This series of essays, edited by Louis Nelson, examines how people have interpreted the idea of the sacred in American history. Gretchen Buggeln’s fascinating contribution on New England congregational churches looks at an evolution in architecture and the way it is described by pastors and others. She argues that the idea of the meetinghouse as an ordinary multipurpose space gives way to an understanding of the church as a sacred place, set apart for worship, only after the Revolutionary war. There are also essays on the subtle religious component of the design of Central Park and the boundaries created in New York city by Jews called the eruv. The essay on Catholic architecture by Paula Kane is disappointingly weak and relies in part on the unstudied belief that Vatican II mandated modern structures. She looks at the closing of ethnic churches in Pittsburgh, a banal suburban church in Northern Virginia, and the Los Angeles cathedral, for which she indicates that the figurative tapestries of saints and baptism on the walls compromise the otherwise signature design. She can find nothing positive to say about the “creeping traditionalism” in art and architecture by the laity or younger clergy, who surprisingly take their cues from the Vatican. The essay by Louis Nelson on Anglican churches in South Carolina has interesting insights on the importance of regularity and the beauty of holiness. Jeanne Halgren Kilde’s essay on megachurches makes the point that the “seeker church” model, its commercial feel, the entertainment model, and anonymity is nothing new, but was promoted by Protestants in the late 19th and the early 20th centuries.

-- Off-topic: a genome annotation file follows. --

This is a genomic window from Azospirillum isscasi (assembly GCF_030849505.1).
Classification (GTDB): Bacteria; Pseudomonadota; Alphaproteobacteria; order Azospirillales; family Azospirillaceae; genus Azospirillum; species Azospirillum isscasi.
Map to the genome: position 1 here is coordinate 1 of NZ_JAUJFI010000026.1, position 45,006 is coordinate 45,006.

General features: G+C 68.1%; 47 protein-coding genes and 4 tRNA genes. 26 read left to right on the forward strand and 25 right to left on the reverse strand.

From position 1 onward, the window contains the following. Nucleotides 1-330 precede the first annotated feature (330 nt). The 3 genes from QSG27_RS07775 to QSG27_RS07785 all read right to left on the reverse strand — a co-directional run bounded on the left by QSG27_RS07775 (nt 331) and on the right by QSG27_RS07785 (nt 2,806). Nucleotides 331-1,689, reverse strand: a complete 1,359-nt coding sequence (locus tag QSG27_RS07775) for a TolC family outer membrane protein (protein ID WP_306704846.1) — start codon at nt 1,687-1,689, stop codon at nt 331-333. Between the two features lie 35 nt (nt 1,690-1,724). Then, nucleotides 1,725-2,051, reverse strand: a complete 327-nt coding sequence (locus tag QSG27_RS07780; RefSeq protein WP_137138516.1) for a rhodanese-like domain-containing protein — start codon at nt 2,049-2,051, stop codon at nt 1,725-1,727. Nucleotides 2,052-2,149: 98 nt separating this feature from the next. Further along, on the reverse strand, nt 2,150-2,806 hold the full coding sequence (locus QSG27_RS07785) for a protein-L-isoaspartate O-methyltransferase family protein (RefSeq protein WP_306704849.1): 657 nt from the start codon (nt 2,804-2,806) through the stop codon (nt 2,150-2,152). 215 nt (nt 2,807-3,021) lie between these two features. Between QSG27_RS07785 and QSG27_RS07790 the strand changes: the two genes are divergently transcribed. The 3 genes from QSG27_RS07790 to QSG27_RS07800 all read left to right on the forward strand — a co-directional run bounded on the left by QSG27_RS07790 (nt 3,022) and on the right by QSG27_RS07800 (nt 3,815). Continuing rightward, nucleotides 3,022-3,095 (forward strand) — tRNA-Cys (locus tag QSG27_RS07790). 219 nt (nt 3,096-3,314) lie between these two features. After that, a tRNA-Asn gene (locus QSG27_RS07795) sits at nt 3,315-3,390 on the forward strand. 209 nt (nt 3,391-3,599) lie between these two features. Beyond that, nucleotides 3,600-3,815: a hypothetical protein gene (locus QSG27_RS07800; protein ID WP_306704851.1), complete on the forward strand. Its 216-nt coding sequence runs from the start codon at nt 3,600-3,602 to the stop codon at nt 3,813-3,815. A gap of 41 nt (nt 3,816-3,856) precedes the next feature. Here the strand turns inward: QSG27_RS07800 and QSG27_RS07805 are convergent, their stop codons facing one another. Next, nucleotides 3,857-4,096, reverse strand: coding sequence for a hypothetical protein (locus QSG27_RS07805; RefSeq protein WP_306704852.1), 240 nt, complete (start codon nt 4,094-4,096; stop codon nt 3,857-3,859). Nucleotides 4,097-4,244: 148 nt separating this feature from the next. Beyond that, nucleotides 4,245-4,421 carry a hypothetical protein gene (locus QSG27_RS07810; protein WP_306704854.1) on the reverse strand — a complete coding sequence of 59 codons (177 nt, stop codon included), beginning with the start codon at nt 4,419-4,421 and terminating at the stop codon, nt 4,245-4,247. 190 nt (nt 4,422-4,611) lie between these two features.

Duncan G. Stroik is the editor of Sacred Architecture Journal.